Wide Receiver: The New England/Denver comparisons run deep. Randy Moss saw his value fall following the Tom Brady injury, as Cassel wasn’t able to get him the ball deep. Unless Brandon Marshall is traded, which is still unlikely, he can expect him to follow a similar route. Although unlike Moss, Marshall is one of the best WRs in the league after the catch. His physical attributes allow him to get great separation from opposing defensive backs, and his ability to run after the catch keeps him as a low WR1 or elite WR2 option in fantasy leagues.
While Marshall’s value will suffer slightly under new offensive leadership, second-year player Eddie Royal has a chance to improve on his impressive 91-reception rookie season. Royal will likely see a Wes Welker type role in McDaniels new offense, which just means he’ll see an abundance of balls his way. A 100-catch season is a distinct possibility. All things considered, Royal has a good chance to be a PPR monster this season, though Brandon Marshall will limit his TD potential.
Jabar Gaffney (who follows McDaniels from New England and benefits from knowing his system) and Brandon Stokley will battle each other for number three on the Broncos depth chart. While McDaniels’ system should benefit whoever wins the job, neither deserves serious fantasy consideration as anything other than a late-round flyer right now.
Tight Ends: Tony Scheffler shared an excellent chemistry with Jay Cutler. Cutler’s absence severely limits Scheffler’s upside. Also working against him is his troubling injury history and the reality that he isn’t a very good fit for McDaniels’ offense (which relies on solid TE blocking). Daniel Graham is a far better blocker than Scheffler and is likely to steal a good portion of his playing time. Unfortunately, Graham isn’t a great receiver and these two will limit one another’s fantasy potential. Unless a trade happens (and that might not even change things), neither is a good TE to own this year.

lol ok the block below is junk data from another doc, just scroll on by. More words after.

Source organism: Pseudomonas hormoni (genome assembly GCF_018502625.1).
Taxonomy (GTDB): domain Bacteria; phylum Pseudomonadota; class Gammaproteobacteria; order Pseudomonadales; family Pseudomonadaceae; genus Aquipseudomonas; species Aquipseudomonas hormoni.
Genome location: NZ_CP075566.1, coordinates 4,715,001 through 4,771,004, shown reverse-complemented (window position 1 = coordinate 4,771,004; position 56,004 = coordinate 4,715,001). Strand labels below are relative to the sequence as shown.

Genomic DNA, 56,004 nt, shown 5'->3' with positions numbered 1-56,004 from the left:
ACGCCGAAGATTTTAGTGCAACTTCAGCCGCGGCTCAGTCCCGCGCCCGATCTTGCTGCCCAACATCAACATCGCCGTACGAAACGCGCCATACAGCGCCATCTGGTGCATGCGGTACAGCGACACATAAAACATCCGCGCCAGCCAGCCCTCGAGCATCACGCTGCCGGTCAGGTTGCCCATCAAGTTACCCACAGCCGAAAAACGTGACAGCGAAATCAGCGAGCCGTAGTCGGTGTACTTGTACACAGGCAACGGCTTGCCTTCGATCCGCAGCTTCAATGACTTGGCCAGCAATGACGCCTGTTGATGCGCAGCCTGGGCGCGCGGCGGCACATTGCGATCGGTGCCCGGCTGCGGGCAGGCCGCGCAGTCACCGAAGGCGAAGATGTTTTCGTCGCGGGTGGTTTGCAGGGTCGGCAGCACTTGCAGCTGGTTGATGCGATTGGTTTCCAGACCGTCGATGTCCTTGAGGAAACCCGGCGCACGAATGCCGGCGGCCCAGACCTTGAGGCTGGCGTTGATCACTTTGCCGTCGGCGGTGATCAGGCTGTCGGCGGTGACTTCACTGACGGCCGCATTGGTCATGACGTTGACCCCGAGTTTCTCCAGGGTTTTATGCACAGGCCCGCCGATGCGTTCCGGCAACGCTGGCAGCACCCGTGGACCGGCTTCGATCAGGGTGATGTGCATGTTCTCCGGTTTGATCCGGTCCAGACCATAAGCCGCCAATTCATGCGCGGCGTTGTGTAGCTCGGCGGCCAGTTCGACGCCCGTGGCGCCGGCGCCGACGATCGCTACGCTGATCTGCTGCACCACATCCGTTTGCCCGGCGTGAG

Team Defense/IDP: The Broncos defense is a poor fantasy bet once again this season. In 2008 this defensive unit allowed 374.6 ypg, ranking 29th in the league, and as previously mentioned, 28 points per game (30th in the league). They were equally abysmal against both the run and the pass. They added a few quality players in the draft, notably LB Robert Ayers, who should make an immediate impact and is worth consideration in IDP leagues, but they simply didn’t add enough talent to drastically change their circumstances this year. Royal brings an appealing dynamic to their return game, but it simply isn’t enough to propel them into fantasy relevancy. As a unit, they should be avoided in all but the most favorable of matchups.
Mike Nolan steps in as the team’s defensive coordinator after being fired from his head coaching position in San Francisco. LB D.J. Williams should do well in the occupying the role that Ray Lewis and Patrick Willis played under in Nolan’s system. Williams has the opportunity to be a servicable LB2 in IDP leagues.
Champ Bailey is one of the best cover corners in the league, but that doesn’t always translate to fantasy success. Bailey is also still recovering from an elbow surgery in the off-season. The only other player of note is the newly acquired Brian Dawkins, yet he shouldn’t be trusted for anything other than depth at the DB position.
On the whole, the Broncos have an intriguing team that is bound to struggle as they adjust to new coaching, yet they are still packed with talented players at the skill positions. While they now lack a legitimate fantasy superstar, they do still have plenty of players capable of helping fantasy leaguers.
Jake Sheets is one of a growing number of fantasy experts who write for the Cafe. You can catch up with Jake in the Cafe's forums where he posts under the name of jake_twothousandfive.
Questions or comments for Jake? Post them in the Cafe Forums!
Want to write for the Cafe? Check out the Cafe's Pencil & Paper section!